But what mechanism would simultaneously act to clump the neutrals and the electrons and have them physically separated yet closely associated in space?
This is easily explained just with basic EM principles. When like charges are moving in the same direction, their combined magnetic fields push them together (i.e., the magnetic pinch effect). The corrolary is that the magnetic fields from opposite charges push them apart (i.e., the so-called "magnetic push" effect). Yet despite the magnetic pressure, there will still be an electric field between opposite charges that will pull them together. So in space, we can expect mildly separated but closely associated opposite charge streams due to the effects of magnetic and electric fields.
 
'13-09-04, 04:34
 
Charles Chandler
Baltimore, MD
 
Verschuur said:
Lastly, if a source of electrons can be identified and a mechanism for clustering suggested, is it still possible to account for production of the high-frequency continuum radiation through invoking free-free emission from electrons?
I assume that Verschuur is talking about black-body radiation here. Free-free (i.e., Bremsstrahlung) radiation can theoretically produce BB radiation, but it will be vastly overshadowed by spectral lines from free-bound emissions. Only graphite and supercritical hydrogen have been demonstrated to produce BB radiation in the laboratory. In space, I'm going with supercritical hydrogen.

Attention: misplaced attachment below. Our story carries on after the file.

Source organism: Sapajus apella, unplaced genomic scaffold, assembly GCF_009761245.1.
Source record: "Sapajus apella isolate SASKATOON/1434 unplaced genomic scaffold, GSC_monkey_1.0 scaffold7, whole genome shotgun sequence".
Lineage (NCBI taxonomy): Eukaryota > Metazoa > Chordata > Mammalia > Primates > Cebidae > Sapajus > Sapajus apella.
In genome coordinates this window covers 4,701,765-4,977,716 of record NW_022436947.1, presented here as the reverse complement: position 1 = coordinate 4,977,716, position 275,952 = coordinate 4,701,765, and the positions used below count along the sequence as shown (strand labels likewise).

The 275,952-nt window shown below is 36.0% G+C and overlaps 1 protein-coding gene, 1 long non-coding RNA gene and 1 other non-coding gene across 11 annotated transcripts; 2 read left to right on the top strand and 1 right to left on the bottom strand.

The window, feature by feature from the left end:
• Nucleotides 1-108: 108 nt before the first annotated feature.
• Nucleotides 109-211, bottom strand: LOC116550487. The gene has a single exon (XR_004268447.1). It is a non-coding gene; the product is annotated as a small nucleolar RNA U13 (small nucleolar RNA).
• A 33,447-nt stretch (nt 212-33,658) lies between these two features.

'13-09-04, 20:11
 
Lloyd
St. Louis area

Charles, you said: "So in space, we can expect mildly separated but closely associated opposite charge streams due to the effects of magnetic and electric fields."

I had the impression that Verschuur's paper only mentioned observations of neutral filaments and closely associated electron filaments or regions. Did I overlook positive filaments or regions?*11192

I see online that free-free emission is defined this way: "An electron passing close to an ion feels an acceleration. An accelerating charge produces radiation. This is free-free emission, also called Bremsstrahlung: – Important at high temperatures, where the plasma is highly ionized. – Depends upon temperature T, ion charge Z, and electron, ion densities n e and n i." What is free-bound emission that you mention?*11198 I may not have time to look it up for a while.

Do you agree that Verschuur's paper makes these summary points? And do you agree with them?

(1) the cosmic microwave background is a local effect;